To His Coy Mistress: Beneath the Romance

Kelly McKenzie

Few would argue that on the surface level of Marvel's "To His Coy Mistress" the speaker is a lover advancing a conventional 'carpe diem' line of thought. He systematically reasons with his desired object about the futility of delaying their interlude when the hours available to them are limited, but the lyric may simultaneously function as a metaphor for Marvel's endeavors as a metaphysical poet. Metaphysical writers view poetry as an intellectual exercise, an opportunity to develop ideas in a logical, argumentative structure; for them, the object of poetry is not to serve as an outlet for an effusion of emotional sentiments. If one approaches "To a Coy Mistress" as a discussion of the pressures which time places upon a writer, Marvel's apostrophe takes on an ironic twist. He uses his analytical skills to coax his writing to manifest his intended desires, providing a playful look at the connection between a man and his work. Complicating this relationship is the necessity of negotiating under the terms and constraints of an outside third party: time. Marvel battles to balance his time between his public occupation as a member of the British Parliament, the Hull, and his more private pursuits as a writer. The superficially apparent pleas of a lover seeking a relationship serve as a mirror to Marvel's struggle to conquer his artistic prowess.

The poem itself contains three distinct components of argumentation, all which occur within a syllogistic framework. The argumentation of each division begins with an acknowledged impossibility, represented by the conditional tenses of "Had we," "But," and "Now, therefore." Marvel comprehends his incapacity to master absolutely the antagonist of time, but in this poem, he achieves a victory through the creation of an interpretation of time unbounded by a linear backdrop. He uses a three tiered progression of argumentation: 1) a reflection of the writing process removed from traditional conceptions of time; 2) discourse on the urgency of creating written material within human time frames; and 3) the presentation of written material as a celebration of life.

In the first division, Marvel creates a world ideally conducive to his endeavors as a writer by distorting human measurement of time. In the beginning line, the vast and illimitable capacity of the backdrop blurs the relationship of space and time. With slow moving precision, he presents the image of an idyllic world where there is "world enough" to meditatively approach his muse, poetry, with boundless attention to detail. With the elimination of the constraints of time, he can languidly address the "coyness" of his lover. The term "coyness" captures the emotional and sexual connection between Marvel and his writing and the playful way he manipulates and persuades it to behave in accession with his desires. Writing becomes a feminized object; it is to be a display of beautiful perfection but exists for the male world to manipulate to its advantage, becoming an extension of the man himself. He struggles to produce writing within the constraints of a prudish, stuffy, and demure world where it would be a "crime" to attach oneself to mediocre material. The title captures the tension through the separation of the subject and the object with the description of writing as "his coy Mistress." Through his writing, Marvel attempts to create through written expression a union of expression between his ideas and the outside world.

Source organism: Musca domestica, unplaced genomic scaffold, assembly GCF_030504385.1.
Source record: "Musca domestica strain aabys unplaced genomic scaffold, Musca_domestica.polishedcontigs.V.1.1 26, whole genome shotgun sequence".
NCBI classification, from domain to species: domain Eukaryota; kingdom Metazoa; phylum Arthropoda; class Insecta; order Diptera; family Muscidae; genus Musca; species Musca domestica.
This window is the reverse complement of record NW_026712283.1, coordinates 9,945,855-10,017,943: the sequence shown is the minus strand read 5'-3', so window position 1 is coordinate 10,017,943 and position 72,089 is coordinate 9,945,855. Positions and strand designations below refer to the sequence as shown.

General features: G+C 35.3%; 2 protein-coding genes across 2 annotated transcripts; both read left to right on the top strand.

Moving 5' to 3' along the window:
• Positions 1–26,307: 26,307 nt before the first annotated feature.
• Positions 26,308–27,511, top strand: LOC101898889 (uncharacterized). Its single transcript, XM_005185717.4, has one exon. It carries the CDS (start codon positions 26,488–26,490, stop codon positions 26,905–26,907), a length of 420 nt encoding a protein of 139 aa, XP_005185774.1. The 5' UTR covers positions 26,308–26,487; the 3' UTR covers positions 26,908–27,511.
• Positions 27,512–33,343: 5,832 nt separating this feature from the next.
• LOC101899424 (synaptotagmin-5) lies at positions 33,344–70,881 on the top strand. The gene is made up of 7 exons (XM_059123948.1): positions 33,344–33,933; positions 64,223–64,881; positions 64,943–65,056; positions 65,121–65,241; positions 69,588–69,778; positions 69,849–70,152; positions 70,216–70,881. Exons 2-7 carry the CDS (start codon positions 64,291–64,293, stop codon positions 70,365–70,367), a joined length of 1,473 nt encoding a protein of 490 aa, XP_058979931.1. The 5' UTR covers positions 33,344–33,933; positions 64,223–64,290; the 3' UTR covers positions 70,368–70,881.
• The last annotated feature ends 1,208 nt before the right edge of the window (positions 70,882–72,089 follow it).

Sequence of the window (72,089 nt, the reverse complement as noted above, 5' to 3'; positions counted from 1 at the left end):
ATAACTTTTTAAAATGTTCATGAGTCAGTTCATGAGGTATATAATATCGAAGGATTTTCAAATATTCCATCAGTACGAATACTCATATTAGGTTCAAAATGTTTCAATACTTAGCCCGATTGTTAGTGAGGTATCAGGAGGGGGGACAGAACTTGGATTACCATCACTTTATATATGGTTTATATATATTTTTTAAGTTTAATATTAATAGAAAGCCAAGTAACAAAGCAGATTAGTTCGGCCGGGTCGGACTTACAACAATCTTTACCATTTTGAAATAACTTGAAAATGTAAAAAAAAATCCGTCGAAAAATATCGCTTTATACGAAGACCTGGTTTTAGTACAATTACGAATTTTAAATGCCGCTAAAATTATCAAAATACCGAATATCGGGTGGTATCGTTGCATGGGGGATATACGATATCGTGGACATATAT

Marvel's commentary that, given the time, "We would sit down and think which way/ To walk, and pass our long love's day," reflects the intellectual stimulation he achieves though writing. The vivid imagery created by the mixture of Christian, modern, Pagan, and geographic references suggests a picture of a man sitting down before he begins the writing process, simply pondering this possibilities, perfecting how to precisely frame his grand vision. However, this suspension of time implies that the finished product of writing will only manifest itself if one continues to "walk" and "pass," words which both come to represent the stages of writing beyond simply daydreaming about it. If poetry is indeed his muse, the word muse the implies that one can become so absorbed in thought that he fails to conclusively formulate his idea. Marvel creates a paradox: while time constrains what we are able to achieve, it is this pressure which ultimately impels us to action.

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